Baby boomers have been talking a good game for years about working longer and reinventing the last third of life. Now that it’s game time, their retirement decisions look somewhat conventional.
More than half the oldest boomers – those born in 1946 – had fully retired by the end of the year in which they turned 66, the age the Social Security Administration pegs as “full retirement age,” according to a survey by the Metlife Mature Marketing Institute.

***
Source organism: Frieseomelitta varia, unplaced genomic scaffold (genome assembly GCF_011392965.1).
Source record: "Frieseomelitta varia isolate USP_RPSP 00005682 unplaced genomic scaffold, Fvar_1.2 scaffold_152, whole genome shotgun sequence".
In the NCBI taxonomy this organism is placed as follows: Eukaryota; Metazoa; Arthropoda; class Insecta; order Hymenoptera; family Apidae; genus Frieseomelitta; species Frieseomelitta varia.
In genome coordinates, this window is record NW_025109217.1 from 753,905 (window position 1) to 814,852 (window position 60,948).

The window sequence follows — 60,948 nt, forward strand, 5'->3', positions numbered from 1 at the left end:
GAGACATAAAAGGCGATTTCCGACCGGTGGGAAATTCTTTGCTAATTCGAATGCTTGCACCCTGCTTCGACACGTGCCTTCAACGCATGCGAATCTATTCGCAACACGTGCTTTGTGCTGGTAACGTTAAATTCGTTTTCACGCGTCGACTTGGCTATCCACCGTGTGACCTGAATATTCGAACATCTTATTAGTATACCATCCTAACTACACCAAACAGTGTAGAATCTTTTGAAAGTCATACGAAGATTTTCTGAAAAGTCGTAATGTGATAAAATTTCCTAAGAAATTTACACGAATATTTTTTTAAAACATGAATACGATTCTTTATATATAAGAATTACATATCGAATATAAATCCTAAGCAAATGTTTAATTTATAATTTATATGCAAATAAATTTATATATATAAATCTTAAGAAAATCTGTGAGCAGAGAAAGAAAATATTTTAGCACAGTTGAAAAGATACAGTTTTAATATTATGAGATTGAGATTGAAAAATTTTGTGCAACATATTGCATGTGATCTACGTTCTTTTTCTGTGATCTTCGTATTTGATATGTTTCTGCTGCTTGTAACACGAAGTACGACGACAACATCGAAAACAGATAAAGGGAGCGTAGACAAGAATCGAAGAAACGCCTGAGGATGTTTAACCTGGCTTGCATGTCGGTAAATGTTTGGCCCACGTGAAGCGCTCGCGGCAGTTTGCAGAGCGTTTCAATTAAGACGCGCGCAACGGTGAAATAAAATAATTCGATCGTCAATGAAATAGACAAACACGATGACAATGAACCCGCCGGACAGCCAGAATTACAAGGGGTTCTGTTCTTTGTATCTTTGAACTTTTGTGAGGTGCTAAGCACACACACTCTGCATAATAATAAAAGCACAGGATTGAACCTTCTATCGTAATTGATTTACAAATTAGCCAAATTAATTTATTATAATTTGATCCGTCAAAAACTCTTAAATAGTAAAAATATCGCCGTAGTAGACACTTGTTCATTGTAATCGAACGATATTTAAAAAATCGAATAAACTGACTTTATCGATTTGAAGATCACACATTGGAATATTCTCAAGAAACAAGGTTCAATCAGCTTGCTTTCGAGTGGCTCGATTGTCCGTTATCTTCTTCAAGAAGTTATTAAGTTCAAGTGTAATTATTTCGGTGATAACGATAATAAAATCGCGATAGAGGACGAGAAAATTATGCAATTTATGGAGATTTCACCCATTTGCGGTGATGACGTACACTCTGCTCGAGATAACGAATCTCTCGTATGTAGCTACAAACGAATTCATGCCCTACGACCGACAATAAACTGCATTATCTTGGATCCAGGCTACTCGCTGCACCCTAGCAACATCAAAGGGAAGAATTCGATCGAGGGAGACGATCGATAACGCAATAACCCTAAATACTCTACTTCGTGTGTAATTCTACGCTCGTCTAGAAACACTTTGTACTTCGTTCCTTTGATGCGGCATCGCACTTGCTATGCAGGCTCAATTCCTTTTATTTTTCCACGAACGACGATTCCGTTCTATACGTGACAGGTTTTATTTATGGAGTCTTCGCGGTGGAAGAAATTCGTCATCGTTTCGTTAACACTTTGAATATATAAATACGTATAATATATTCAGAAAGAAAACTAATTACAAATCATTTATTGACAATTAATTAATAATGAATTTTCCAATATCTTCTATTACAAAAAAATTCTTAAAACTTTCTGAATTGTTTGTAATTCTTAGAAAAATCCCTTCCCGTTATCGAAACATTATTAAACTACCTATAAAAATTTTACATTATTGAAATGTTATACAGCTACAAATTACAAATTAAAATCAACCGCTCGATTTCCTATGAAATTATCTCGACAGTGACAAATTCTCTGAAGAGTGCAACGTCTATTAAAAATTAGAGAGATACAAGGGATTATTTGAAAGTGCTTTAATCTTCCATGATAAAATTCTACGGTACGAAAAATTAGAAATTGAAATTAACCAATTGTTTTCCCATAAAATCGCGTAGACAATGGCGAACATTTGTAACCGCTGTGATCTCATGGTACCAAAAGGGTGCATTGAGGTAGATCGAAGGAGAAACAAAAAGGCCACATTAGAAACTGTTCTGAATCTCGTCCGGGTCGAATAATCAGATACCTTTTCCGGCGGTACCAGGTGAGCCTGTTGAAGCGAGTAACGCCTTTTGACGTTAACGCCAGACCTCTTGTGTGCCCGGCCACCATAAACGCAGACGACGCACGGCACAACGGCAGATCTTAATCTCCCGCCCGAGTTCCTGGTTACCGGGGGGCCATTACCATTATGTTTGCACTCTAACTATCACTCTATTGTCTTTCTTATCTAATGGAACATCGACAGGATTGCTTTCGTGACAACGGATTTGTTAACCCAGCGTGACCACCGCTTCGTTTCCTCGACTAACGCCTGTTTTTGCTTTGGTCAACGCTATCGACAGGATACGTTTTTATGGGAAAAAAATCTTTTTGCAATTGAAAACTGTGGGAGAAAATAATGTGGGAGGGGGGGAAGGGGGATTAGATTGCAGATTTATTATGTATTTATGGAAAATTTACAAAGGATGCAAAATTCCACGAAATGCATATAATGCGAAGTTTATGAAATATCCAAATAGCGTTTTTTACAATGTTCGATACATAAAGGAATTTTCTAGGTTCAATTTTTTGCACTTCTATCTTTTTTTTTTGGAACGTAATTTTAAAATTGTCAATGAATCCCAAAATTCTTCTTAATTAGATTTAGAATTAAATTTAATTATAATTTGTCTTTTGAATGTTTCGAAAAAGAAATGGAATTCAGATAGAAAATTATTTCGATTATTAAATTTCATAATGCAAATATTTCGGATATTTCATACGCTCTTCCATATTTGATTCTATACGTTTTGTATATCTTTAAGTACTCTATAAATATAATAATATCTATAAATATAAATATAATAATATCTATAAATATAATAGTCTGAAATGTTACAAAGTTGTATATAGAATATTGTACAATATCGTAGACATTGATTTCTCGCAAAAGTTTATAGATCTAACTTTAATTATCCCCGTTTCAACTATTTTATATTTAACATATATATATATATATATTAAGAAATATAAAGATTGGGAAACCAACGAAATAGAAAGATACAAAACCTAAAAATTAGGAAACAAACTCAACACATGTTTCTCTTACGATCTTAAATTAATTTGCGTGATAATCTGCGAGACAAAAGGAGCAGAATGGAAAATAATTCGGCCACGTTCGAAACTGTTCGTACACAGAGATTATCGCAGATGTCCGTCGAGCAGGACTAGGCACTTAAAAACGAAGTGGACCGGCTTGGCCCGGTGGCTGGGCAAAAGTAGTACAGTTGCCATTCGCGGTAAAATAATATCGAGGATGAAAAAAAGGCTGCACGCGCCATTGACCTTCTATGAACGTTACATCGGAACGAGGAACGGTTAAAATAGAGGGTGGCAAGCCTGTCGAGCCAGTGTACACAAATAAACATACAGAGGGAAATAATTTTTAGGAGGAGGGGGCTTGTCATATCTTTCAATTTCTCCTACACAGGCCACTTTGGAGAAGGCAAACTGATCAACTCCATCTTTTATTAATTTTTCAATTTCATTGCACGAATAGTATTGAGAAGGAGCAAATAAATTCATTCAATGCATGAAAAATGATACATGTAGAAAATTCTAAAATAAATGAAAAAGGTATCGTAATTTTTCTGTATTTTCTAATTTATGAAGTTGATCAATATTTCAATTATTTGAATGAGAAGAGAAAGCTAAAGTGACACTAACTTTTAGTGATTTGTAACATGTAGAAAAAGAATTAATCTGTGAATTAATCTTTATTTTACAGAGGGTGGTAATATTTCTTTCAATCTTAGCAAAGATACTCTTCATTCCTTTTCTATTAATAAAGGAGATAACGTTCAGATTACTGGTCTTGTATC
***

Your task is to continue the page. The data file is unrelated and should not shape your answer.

Those boomers retired an average of five years earlier than they had predicted they would; the Metlife survey found that the average filing age for the oldest boomers is 63.6. Those who haven’t yet retired continue to forecast longer working lives: They say they will hang in until 71, up from 69 in 2011.